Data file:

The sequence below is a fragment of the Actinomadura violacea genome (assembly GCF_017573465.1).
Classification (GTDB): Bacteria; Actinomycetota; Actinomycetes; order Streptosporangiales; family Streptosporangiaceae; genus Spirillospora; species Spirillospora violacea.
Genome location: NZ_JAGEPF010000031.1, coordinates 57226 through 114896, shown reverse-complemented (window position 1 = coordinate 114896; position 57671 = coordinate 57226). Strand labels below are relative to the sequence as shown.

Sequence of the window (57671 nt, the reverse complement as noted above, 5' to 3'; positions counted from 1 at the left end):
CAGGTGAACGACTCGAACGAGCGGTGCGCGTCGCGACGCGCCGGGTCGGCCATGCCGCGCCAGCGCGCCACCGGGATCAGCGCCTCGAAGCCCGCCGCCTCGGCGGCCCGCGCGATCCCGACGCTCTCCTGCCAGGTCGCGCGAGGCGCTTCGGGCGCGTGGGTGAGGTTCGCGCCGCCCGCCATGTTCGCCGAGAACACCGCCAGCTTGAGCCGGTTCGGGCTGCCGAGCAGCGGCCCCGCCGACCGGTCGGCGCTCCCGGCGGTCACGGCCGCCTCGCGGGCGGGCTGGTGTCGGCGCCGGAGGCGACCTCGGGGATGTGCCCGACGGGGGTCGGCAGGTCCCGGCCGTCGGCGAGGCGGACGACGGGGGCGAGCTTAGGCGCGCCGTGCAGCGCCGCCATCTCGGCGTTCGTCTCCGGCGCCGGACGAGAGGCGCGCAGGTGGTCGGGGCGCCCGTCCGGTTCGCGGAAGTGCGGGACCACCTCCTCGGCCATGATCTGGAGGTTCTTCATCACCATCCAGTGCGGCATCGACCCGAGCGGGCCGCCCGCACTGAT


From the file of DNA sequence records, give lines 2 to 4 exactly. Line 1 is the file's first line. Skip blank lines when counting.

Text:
Classification (GTDB): Bacteria; Actinomycetota; Actinomycetes; order Streptosporangiales; family Streptosporangiaceae; genus Spirillospora; species Spirillospora violacea.
Genome location: NZ_JAGEPF010000031.1, coordinates 57226 through 114896, shown reverse-complemented (window position 1 = coordinate 114896; position 57671 = coordinate 57226). Strand labels below are relative to the sequence as shown.

Sequence of the window (57671 nt, the reverse complement as noted above, 5' to 3'; positions counted from 1 at the left end):